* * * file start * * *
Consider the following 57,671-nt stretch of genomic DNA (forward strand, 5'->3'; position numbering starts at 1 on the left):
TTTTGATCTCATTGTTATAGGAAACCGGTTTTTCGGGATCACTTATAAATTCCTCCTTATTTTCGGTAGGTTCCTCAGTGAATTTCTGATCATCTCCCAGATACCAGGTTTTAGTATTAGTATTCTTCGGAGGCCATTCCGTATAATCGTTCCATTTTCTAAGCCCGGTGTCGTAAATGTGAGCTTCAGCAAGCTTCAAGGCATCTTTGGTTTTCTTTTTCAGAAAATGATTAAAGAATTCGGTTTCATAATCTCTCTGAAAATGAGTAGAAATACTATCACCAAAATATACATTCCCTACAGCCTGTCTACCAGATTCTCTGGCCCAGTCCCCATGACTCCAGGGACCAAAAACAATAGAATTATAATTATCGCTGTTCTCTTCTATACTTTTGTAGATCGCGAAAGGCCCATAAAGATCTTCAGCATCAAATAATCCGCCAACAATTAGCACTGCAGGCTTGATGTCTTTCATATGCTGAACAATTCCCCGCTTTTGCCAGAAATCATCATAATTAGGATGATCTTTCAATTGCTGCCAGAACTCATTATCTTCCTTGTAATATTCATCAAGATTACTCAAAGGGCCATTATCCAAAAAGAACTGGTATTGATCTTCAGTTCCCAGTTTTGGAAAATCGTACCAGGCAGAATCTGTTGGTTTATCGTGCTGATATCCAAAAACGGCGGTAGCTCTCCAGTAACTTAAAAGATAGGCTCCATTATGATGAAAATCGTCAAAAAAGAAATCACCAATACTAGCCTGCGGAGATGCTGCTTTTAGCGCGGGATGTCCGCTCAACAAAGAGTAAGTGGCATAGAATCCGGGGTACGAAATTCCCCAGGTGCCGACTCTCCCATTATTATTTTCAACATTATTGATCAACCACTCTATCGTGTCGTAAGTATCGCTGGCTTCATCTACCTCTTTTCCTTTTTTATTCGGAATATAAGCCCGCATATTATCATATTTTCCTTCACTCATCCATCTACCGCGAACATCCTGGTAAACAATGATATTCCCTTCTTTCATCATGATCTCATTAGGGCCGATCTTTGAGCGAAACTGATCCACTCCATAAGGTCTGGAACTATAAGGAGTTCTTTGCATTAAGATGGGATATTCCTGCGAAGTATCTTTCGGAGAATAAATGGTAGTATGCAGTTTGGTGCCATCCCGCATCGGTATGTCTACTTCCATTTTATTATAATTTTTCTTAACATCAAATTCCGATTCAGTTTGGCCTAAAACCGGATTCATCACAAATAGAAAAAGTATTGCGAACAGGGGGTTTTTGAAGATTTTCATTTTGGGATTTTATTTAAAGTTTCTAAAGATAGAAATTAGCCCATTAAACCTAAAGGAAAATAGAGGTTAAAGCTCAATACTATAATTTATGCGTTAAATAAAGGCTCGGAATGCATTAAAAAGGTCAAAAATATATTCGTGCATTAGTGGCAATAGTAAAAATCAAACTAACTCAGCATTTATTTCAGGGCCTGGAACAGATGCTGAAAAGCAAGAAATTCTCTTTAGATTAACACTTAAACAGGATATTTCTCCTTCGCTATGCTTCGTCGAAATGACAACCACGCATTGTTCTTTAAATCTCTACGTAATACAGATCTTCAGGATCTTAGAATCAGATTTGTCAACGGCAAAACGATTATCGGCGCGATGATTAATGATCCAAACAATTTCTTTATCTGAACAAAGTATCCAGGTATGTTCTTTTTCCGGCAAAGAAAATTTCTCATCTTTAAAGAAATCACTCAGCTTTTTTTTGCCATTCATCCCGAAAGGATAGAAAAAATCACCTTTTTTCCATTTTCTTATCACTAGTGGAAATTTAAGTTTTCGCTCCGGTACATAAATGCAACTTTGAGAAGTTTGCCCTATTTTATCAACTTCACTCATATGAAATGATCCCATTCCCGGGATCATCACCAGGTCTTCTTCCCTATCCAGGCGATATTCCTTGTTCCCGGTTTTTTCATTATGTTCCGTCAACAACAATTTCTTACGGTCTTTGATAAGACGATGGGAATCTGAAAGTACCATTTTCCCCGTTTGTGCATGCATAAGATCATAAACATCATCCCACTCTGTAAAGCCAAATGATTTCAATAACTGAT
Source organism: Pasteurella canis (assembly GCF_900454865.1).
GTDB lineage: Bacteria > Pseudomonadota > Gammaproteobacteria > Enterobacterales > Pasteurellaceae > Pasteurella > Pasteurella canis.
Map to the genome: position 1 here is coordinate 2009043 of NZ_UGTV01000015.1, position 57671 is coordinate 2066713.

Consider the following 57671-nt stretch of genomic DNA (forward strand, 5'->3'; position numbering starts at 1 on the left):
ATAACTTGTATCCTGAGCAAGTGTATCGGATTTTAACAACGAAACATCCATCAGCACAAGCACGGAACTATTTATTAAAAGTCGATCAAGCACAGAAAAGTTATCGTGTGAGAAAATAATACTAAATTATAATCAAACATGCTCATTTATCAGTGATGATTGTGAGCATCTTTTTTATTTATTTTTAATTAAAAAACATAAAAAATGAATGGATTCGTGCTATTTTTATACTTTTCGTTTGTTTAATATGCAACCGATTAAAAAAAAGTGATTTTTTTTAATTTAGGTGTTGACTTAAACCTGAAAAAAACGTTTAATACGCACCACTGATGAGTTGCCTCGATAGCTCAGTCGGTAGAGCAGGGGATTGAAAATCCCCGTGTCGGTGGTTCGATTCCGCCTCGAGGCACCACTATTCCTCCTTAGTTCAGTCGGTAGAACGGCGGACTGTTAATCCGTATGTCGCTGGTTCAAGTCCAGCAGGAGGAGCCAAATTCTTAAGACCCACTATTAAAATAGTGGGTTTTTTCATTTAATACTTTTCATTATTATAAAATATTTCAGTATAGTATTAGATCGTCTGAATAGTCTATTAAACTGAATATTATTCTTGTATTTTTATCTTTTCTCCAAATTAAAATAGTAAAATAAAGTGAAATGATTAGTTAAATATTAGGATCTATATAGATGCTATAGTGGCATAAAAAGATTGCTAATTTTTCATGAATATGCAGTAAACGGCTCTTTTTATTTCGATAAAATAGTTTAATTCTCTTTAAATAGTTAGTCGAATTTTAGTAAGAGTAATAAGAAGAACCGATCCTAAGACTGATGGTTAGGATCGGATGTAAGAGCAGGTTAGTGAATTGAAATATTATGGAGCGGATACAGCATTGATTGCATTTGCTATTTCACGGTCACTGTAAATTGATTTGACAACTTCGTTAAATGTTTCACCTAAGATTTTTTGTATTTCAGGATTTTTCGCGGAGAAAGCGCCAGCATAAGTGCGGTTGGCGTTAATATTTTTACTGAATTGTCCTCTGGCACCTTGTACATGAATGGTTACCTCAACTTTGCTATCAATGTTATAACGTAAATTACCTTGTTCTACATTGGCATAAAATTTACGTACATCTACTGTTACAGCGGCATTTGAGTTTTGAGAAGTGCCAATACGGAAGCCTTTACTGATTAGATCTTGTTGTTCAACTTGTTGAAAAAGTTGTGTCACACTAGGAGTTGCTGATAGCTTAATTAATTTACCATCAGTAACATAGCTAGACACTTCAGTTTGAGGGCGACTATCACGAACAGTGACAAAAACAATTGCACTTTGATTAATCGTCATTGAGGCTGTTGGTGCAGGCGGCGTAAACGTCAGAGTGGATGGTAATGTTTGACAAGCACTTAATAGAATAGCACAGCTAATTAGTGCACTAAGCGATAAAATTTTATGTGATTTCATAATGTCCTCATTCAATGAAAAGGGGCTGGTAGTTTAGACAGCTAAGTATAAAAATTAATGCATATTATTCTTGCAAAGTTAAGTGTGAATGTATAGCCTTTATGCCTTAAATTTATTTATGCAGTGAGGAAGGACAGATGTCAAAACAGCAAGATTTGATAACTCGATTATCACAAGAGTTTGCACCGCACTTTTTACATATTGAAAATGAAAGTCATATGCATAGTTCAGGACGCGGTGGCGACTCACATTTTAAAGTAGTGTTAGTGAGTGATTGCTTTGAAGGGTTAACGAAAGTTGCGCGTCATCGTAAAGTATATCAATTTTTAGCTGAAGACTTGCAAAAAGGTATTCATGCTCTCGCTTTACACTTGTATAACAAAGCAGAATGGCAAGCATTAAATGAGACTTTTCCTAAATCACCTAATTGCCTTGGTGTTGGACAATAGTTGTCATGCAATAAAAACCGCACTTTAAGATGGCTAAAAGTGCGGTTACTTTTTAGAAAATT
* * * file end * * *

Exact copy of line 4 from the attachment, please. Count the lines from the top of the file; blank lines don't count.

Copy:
GTDB lineage: Bacteria > Pseudomonadota > Gammaproteobacteria > Enterobacterales > Pasteurellaceae > Pasteurella > Pasteurella canis.